David Fincher’s Zodiac: Cinema of Investigation and (Mis)Interpretation, edited by Matthew Sorrento and David Ryan. 259 pp. Fairleigh Dickinson UP, 2022.
2007 was a good year for American film, with the likes of the Coen brothers’ No Country for Old Men and Paul Thomas Anderson’s There Will Be Blood earning heaps of critical and popular adoration. Coupled with their success at the Academy Awards (the former won four, including for Best Picture; the latter two), the films’ positions as “instant classics” are well cemented.
Somewhat neglected among discussions of this banner year, on the other hand, is David Fincher’s true-crime epic Zodiac; though initially left in its contemporaries’ shadows (as a point of comparison, it received zero nominations), it may very well have aged better than either of them. If Anderson’s and the Coens’ outings were dirges on late capitalism, then Fincher’s was something of a prophecy – one that anticipated the post-truth morass of our digital age. Given this unexpected prescience, Zodiac is ripe for critical reassessment.
Enter David Fincher’s Zodiac: Cinema of Investigation and (Mis)Interpretation, courtesy of editors Matthew Sorrento and David Ryan. What makes this particular film so alluring is its unique position as a literary adaptation, a piece of narrative nonfiction (one based on a still-unsolved case, no less), a self-reflective critique of news and multimedia, and a relatively early exemplar of what digital cameras can do in the right hands. The book mines these and many other critical avenues – from game theory, to death metal – with somewhat inconsistent, but never dull, results. While reading it, I was reminded more than once of Robert Graysmith’s (Jake Gyllenhaal) climactic, fevered conversation with investigator David Toschi (Mark Ruffalo) in the diner: “This is a case that’s covered both Northern and Southern California, with victims and suspects spread over hundreds of miles,” he tells Toschi as he struggles to connect the case’s overwhelming number of dots. Like the film itself, this collection has its fingers in many pots, is borderline obsessive, and makes some ambitious connections that may or may not actually be there. But, of course, that’s part of the fun.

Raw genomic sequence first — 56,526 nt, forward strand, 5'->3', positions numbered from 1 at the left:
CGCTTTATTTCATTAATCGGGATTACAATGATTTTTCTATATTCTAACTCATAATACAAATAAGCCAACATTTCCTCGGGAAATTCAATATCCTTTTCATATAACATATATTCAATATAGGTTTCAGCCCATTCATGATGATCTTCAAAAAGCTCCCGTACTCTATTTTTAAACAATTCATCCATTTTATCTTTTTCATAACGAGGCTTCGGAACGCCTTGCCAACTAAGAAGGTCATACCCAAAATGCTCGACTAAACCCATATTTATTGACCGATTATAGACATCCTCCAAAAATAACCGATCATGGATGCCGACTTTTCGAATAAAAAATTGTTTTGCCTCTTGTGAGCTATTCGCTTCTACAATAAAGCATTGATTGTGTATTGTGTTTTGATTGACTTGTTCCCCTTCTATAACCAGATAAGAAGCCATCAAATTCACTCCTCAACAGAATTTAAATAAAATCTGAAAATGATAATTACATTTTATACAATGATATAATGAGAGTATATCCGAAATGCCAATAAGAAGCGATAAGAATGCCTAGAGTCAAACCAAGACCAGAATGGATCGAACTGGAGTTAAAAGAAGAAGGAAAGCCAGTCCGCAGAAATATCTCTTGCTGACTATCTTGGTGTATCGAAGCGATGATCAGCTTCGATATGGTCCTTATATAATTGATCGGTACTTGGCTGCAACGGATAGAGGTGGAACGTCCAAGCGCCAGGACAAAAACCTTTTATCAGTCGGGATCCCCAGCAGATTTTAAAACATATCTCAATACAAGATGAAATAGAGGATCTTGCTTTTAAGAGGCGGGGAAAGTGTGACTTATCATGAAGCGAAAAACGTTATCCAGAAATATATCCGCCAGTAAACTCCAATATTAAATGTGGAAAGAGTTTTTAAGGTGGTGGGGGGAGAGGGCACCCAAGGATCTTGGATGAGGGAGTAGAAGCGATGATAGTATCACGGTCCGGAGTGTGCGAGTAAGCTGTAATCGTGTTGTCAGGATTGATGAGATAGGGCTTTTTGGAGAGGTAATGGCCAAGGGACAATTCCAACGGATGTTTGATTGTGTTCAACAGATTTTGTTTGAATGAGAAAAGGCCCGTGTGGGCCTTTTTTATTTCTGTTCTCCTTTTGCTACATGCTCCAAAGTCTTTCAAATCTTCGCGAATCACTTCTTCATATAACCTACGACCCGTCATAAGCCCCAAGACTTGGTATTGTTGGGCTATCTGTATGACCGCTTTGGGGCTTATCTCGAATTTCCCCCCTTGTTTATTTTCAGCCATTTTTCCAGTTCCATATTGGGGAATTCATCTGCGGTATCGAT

The three chapters comprising the first section, “Before Fincher,” situate the real crimes in a wider cultural context: Matthew Sorrento’s “Framing the ‘Mass’ Killer” traces the genesis of the crime-horror hybrid genre to Peter Bogdanovich’s Targets (1968); Christopher Weedman’s “Fear and Exploiting in the Age of Aquarius” considers three 1971 releases – which range from escapist thrillers (Dirty Harry), to quasi-documentaries (The Zodiac Killer) and even softcore porn (Sam Dobbs Meets the Zodiac) – made contemporaneously with the original investigation; and Rod Lott’s “Hacked to Pisces” features an extended interview with Tom Hanson, director of The Zodiac Killer. Each chapter is impressive in its own right, though the closing interview with Hanson feels a bit tacked-on. The history behind the film itself – Hanson released it as a stunt designed to catch the notorious serial killer, whom he thought couldn’t resist attending a screening – offers far more insight than the director’s nostalgic reminiscences and posturing statements about “catch[ing] that son of a bitch.”
“Zodiac and Narrative,” the text’s midsection, focuses largely on the troubling intersections between cartoonist-cum-amateur detective Graysmith and the criminal himself. In “Zodiac and the Melding Criminal Minds of David Fincher,” Jeremy Carr characterizes Graysmith (“The man or the character?” one may ask, a question the authors openly grapple with) as being on “a pariah plane analogous to Zodiac himself,” while Theresa Rodewald suggests the protagonist “gets as close to the killer as anyone because of … [their] shared characteristics” in “Subverting the Investigator as Hero.” The section concludes with Daniel R. Fredrick’s “Performing the Zodiac,” a rhetorical analysis concerned with delineating and deconstructing the ethos – one paradoxically revelatory and cryptic, instructional and misleading – the killer established through his infamous coded letters to the San Francisco Chronicle.
Considering their explicatory focus, these chapters are closest in spirit to typical close readings; however, none of the authors offer the rote interpretations to which such readings occasionally resort. Take George Toles’ “Allegories of Obsession.” The author’s comparative analysis – rather than taking the expected route of juxtaposing Fincher’s work with The Most Dangerous Game (1932), to which the former frequently alludes – considers Zodiac in relation to 1934’s The Black Cat. According to Toles, “though vastly different from Zodiac in style and narrative terrain, [The Black Cat] resembles it in its delineation of the process whereby a central character’s obsessive derangement becomes our only means of access to external reality.” Most intriguing is Toles’ discussion of how Fincher subtly dips into sonic Expressionism: first, when a “thumping heartbeat becomes audible” at the end of the initial interview with prime suspect Arthur Leigh Allen (John Carroll Lynch); and again when “an ominous, whirring sound (as if issuing from a wind tunnel) arises on the soundtrack” right before Graysmith’s nail-biting encounter in Bob Vaughn’s (Charles Fleischer) basement.